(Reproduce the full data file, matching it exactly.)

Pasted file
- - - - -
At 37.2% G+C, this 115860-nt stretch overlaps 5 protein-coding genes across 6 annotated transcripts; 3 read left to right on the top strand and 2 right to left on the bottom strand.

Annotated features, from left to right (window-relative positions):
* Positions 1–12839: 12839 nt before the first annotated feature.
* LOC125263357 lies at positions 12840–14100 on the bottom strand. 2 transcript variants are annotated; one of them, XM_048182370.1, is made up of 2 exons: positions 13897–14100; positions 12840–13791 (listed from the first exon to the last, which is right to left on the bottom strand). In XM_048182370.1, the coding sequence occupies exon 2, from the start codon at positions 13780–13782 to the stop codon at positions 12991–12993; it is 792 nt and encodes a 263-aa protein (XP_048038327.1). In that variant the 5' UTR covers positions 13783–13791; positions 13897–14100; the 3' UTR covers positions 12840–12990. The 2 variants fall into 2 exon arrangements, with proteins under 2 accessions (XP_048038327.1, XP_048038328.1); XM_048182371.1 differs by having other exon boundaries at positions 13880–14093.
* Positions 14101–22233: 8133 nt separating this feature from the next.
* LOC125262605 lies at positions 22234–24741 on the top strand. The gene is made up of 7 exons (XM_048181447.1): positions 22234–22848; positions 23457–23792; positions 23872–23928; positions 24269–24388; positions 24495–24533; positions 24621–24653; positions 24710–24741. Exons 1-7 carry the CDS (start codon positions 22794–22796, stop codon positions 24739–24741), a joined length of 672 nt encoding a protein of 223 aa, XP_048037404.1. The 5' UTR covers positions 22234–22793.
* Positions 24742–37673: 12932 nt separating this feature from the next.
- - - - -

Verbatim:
At 37.2% G+C, this 115860-nt stretch overlaps 5 protein-coding genes across 6 annotated transcripts; 3 read left to right on the top strand and 2 right to left on the bottom strand.

Annotated features, from left to right (window-relative positions):
* Positions 1–12839: 12839 nt before the first annotated feature.
* LOC125263357 lies at positions 12840–14100 on the bottom strand. 2 transcript variants are annotated; one of them, XM_048182370.1, is made up of 2 exons: positions 13897–14100; positions 12840–13791 (listed from the first exon to the last, which is right to left on the bottom strand). In XM_048182370.1, the coding sequence occupies exon 2, from the start codon at positions 13780–13782 to the stop codon at positions 12991–12993; it is 792 nt and encodes a 263-aa protein (XP_048038327.1). In that variant the 5' UTR covers positions 13783–13791; positions 13897–14100; the 3' UTR covers positions 12840–12990. The 2 variants fall into 2 exon arrangements, with proteins under 2 accessions (XP_048038327.1, XP_048038328.1); XM_048182371.1 differs by having other exon boundaries at positions 13880–14093.
* Positions 14101–22233: 8133 nt separating this feature from the next.
* LOC125262605 lies at positions 22234–24741 on the top strand. The gene is made up of 7 exons (XM_048181447.1): positions 22234–22848; positions 23457–23792; positions 23872–23928; positions 24269–24388; positions 24495–24533; positions 24621–24653; positions 24710–24741. Exons 1-7 carry the CDS (start codon positions 22794–22796, stop codon positions 24739–24741), a joined length of 672 nt encoding a protein of 223 aa, XP_048037404.1. The 5' UTR covers positions 22234–22793.
* Positions 24742–37673: 12932 nt separating this feature from the next.